MPs must not rush debate on a change of law that would give for-profit tertiary education companies equal funding to universities, polytechnics and wānanga, more than one-hundred students, academics, general staff and union representatives have told Education and Science Select Committee Chair, Jian Yang MP, in an open letter published today to coincide with the Committee’s latest hearing on the tertiary education Bill .
The new law would give Ministers greater powers to divert public funds away from public tertiary education providers and hand them to private companies instead. There are widespread fears this could reduce access to tertiary education for future generations of students. The open letter says MPs need to allow more time for New Zealanders to learn about the proposed
changes and to participate in a discussion about what they mean for public tertiary education.
The open letter was prompted by concerns that National is trying to get the law passed before the election. More than 2,000 people recently wrote to the Select Committee telling MPs they reject the changes and instead want a tertiary education sector that is public, local and focused on teaching and learning. Trying to pass the law before the election would not allow for
enough time to consider this wide range of views, the letter says.
Sharn Riggs, national secretary of the Tertiary Education Union (TEU), said: “National is rushing to quietly push through this law before the general election, which will fundamentally change the way tertiary education is funded. The law is opposed by thousands of people and we are worried that these views won’t be properly listened to. MPs need to set aside more time so we can have a proper public debate about what this legislation means for the millions of Kiwis hoping to access tertiary
education now and in the future.”
Associate Professor Nicola Gaston, the University of Auckland, said: “Increased privatisation of our tertiary sector is a matter of huge public interest, and many voices need to be given the opportunity to be heard.”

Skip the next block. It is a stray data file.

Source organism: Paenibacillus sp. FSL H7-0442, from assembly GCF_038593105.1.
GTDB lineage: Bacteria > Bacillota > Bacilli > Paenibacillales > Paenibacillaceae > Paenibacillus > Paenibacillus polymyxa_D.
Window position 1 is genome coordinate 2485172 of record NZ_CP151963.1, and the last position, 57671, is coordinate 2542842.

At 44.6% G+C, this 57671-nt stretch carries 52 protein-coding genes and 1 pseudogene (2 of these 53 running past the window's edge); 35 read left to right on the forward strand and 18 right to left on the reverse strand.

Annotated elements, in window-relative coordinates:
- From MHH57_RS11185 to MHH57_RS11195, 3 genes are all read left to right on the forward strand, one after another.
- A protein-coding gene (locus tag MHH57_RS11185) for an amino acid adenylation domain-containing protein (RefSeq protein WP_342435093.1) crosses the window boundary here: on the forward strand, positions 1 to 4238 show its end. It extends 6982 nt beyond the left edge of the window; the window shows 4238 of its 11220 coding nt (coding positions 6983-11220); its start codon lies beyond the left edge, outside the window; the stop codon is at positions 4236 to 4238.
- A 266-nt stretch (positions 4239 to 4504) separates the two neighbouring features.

Professor Jane Kelsey, the University of Auckland, said: “Giving tax-payer subsidies to the for-profit private education industry, while continuing to starve the public tertiary sector of funds is part of a conscious strategy by the National government to privatise the public universities and polytechnics, on top of increasing political control of their governance. Once in place, this law may be irreversible under New Zealand’s trade in services obligations. Even without that trap, universities that are being so deliberately run down that a future government will find it extremely difficult to re-establish their international standing, intellectual capital, and public good role.”
Carla Jeffrey, Te Tumu Āwhina TEU Te Toi Ahurangi said: “Transferring large sums of public money away from public-funded, local institutions to private for-profit providers could have a huge impact on Māori access to and participation in tertiary education. We are worried that the Select Committee is not allowing enough time to look
at what these implications for Māori might be. I hope the Select Committee’s chair, Dr. Yang, will listen to our concerns and allow more time for a public discussion about how opening up tertiary education to private and profit-driven providers will impact Māori.”
Dr. Siouxsie Wiles, the University of Auckland, said: “What’s the old saying? Act in haste, repent at leisure. This is an important decision that will affect our children’s future. Let’s make sure the Select Committee have time to hear all the evidence and make the right decision.”
Professor Jack Heinemann, the University of Canterbury, said: “To redirect already scarce public monies from public universities to profit-driven private providers could in the long run mean fewer options for students and less support at all degree levels. The proposed changes should be seen for what they are: a way to distract the public from government’s unwillingness to fund education at the levels it should. MPs need to allow more time to debate what this means for the future of tertiary education.”